ANDREAS PREUNINGER is one of us. A car guy. An enthusiast. A driver.
He also just happens to be the long-serving head of Porsche’s GT division, which means he’s nicely plugged in to what the future of sportscars looks like.
And in good news for people who care about driving, Preuninger says two of the things we love most – namely the manual gearbox and high-revving naturally-aspirated engines – have a strong future that will last for at least another decade.
In fact, speaking to Wheels at the launch of the second-generation Cayman GT4, Preuninger went so far as to say that companies moving away from those technologies are making a blunder.
“I think we have an advantage in the market over the competition because everybody has skipped and deleted the atmospheric engine and deleted even the manual gearbox. That’s a mistake! Because if you look at the take rates on the GT model side, in some markets half of the cars are manual and everybody is longing for a car like this with a normally aspirated, high revving engine,” he enthused.
“It’s not an A-to-B means of transportation. It’s something you do for yourself, it’s something you do for pleasure and in that case it’s a healthy car, it’s like medicine because everybody is grinning and that’s healthy.”
Music to our ears, that is. And don’t think that Preuninger is stuck in the past either. He’s excited about Porsche’s first electric car, the Taycan, and believes the advent of EVs needn’t spell the end of performance cars as we know them.
“I’m sure there will be a lot of garages where a Taycan is parked next to a GT3 RS and it’s no contradiction,” he told us. “The good thing that we [Porsche] decided to do is not to neglect one for the other.”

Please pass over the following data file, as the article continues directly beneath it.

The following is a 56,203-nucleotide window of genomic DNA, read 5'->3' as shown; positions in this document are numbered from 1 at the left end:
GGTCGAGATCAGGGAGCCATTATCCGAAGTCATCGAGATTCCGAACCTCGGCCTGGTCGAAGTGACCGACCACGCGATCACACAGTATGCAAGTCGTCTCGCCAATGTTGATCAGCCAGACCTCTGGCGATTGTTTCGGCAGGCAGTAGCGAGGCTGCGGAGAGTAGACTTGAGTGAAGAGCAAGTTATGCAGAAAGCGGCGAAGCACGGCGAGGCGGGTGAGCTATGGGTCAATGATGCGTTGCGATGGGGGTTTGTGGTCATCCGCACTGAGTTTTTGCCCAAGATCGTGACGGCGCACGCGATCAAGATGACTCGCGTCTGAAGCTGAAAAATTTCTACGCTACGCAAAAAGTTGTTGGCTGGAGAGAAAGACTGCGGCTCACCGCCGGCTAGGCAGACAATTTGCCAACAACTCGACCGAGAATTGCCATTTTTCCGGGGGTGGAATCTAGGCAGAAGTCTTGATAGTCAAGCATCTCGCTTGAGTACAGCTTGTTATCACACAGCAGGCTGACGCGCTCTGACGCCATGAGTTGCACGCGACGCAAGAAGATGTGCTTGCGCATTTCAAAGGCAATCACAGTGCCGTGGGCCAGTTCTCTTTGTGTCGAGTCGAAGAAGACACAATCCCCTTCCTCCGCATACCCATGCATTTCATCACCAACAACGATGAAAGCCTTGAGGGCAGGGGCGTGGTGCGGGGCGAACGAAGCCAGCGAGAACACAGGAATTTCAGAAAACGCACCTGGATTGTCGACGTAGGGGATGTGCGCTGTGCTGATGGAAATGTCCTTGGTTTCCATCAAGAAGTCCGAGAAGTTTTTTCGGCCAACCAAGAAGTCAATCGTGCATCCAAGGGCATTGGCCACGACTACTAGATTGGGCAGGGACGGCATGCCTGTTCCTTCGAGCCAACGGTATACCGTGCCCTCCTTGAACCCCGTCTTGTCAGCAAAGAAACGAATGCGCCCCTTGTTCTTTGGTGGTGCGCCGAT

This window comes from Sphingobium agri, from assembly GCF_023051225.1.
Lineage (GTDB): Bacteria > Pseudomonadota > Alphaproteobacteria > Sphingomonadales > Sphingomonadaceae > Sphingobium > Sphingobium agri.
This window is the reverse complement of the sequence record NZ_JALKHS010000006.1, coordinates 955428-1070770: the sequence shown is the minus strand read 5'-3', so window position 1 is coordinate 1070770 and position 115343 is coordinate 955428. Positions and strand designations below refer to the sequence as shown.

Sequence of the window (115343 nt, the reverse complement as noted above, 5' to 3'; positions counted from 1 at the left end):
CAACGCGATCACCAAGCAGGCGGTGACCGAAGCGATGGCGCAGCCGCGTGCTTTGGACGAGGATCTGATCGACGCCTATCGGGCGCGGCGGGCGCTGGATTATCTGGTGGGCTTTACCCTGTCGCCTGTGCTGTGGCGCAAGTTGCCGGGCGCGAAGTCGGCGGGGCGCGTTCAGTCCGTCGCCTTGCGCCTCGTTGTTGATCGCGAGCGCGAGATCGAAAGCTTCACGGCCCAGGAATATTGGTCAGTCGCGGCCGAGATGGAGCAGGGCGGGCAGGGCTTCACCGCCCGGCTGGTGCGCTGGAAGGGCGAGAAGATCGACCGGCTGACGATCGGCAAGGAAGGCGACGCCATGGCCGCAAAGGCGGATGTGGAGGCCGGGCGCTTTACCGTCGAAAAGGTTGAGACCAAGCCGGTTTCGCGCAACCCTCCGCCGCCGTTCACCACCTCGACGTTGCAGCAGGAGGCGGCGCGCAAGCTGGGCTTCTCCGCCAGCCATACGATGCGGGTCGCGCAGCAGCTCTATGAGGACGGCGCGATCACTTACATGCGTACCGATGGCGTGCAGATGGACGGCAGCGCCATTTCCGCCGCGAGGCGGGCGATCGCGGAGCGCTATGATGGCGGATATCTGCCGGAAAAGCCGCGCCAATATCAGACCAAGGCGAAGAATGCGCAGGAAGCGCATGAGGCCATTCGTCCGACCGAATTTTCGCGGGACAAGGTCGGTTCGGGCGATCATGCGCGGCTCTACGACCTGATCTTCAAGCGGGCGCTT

Preuninger is very conscious of ever tightening emissions laws – he says it’s these, not mechanical limitations, that will determine the power outputs of future GT department engines – though he’s equally aware of the shortcomings of EVs when it comes to delivering the sense of analogue connection his cars are famous for.
“I think everybody takes notice and understands that we have to help on the automotive side to get emissions down, and I think for a car that’s used mainly in the city, in the big urban areas and isn’t used for the long-halls, then an electric car is perfect. It’s great!
“But the expectation might not be that it’s a thing I have the urge to drive just for the sake of driving. For that hobby instrument, we want GT cars to be alive as long as possible.
“I think they’ll be asking for that type of car [GT models] in 10 years as well, why should they change their mind over night? And it’s a big customer base and we have to look after everybody, from the younger ones to the older ones to the hardcore enthusiasts as well.”
Preuninger confirmed that despite his personal appreciation of the benefits of EV powertrains, Porsche’s GT department has no plans to fettle with the Taycan.
“No. We’re in different departments with different missions. We have good contact, we’re a relatively small company still and we talk a lot and we share our experiences and most of the people who work at Porsche are absolute car nuts. So we exchange cars with the Taycan team, but we’re not involved in any electric approach or project right now.”
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